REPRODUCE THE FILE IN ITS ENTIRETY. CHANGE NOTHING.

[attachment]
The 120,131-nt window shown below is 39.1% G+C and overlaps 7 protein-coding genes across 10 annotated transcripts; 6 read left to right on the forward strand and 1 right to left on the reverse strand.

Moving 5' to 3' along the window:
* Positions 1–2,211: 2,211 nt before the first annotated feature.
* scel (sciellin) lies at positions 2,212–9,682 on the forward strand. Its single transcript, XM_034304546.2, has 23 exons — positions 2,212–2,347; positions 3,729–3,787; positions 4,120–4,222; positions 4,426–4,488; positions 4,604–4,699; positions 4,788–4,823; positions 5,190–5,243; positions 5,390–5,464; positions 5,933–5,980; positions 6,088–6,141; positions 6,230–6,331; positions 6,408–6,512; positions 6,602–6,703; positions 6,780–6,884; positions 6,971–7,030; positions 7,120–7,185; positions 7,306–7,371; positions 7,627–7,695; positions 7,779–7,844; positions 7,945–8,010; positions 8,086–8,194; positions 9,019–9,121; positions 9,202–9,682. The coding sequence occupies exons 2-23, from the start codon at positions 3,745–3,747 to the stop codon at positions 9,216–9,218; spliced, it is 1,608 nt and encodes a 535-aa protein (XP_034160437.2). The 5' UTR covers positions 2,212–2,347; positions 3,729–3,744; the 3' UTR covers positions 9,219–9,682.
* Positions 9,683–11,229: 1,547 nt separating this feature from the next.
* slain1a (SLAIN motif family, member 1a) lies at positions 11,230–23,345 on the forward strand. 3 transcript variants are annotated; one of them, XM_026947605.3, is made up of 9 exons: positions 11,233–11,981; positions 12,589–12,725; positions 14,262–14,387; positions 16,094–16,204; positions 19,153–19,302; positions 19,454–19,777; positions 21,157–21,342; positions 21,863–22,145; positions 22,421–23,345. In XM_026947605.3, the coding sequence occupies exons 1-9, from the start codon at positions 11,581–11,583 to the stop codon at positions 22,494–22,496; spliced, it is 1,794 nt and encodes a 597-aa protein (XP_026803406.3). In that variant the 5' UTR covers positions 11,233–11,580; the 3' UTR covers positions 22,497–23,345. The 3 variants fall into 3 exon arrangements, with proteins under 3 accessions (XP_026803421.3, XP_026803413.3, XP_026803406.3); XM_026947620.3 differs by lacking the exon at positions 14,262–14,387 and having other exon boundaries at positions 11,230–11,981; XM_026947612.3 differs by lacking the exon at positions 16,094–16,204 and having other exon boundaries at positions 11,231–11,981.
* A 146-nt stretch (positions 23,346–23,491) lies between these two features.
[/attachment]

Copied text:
The 120,131-nt window shown below is 39.1% G+C and overlaps 7 protein-coding genes across 10 annotated transcripts; 6 read left to right on the forward strand and 1 right to left on the reverse strand.

Moving 5' to 3' along the window:
* Positions 1–2,211: 2,211 nt before the first annotated feature.
* scel (sciellin) lies at positions 2,212–9,682 on the forward strand. Its single transcript, XM_034304546.2, has 23 exons — positions 2,212–2,347; positions 3,729–3,787; positions 4,120–4,222; positions 4,426–4,488; positions 4,604–4,699; positions 4,788–4,823; positions 5,190–5,243; positions 5,390–5,464; positions 5,933–5,980; positions 6,088–6,141; positions 6,230–6,331; positions 6,408–6,512; positions 6,602–6,703; positions 6,780–6,884; positions 6,971–7,030; positions 7,120–7,185; positions 7,306–7,371; positions 7,627–7,695; positions 7,779–7,844; positions 7,945–8,010; positions 8,086–8,194; positions 9,019–9,121; positions 9,202–9,682. The coding sequence occupies exons 2-23, from the start codon at positions 3,745–3,747 to the stop codon at positions 9,216–9,218; spliced, it is 1,608 nt and encodes a 535-aa protein (XP_034160437.2). The 5' UTR covers positions 2,212–2,347; positions 3,729–3,744; the 3' UTR covers positions 9,219–9,682.
* Positions 9,683–11,229: 1,547 nt separating this feature from the next.
* slain1a (SLAIN motif family, member 1a) lies at positions 11,230–23,345 on the forward strand. 3 transcript variants are annotated; one of them, XM_026947605.3, is made up of 9 exons: positions 11,233–11,981; positions 12,589–12,725; positions 14,262–14,387; positions 16,094–16,204; positions 19,153–19,302; positions 19,454–19,777; positions 21,157–21,342; positions 21,863–22,145; positions 22,421–23,345. In XM_026947605.3, the coding sequence occupies exons 1-9, from the start codon at positions 11,581–11,583 to the stop codon at positions 22,494–22,496; spliced, it is 1,794 nt and encodes a 597-aa protein (XP_026803406.3). In that variant the 5' UTR covers positions 11,233–11,580; the 3' UTR covers positions 22,497–23,345. The 3 variants fall into 3 exon arrangements, with proteins under 3 accessions (XP_026803421.3, XP_026803413.3, XP_026803406.3); XM_026947620.3 differs by lacking the exon at positions 14,262–14,387 and having other exon boundaries at positions 11,230–11,981; XM_026947612.3 differs by lacking the exon at positions 16,094–16,204 and having other exon boundaries at positions 11,231–11,981.
* A 146-nt stretch (positions 23,346–23,491) lies between these two features.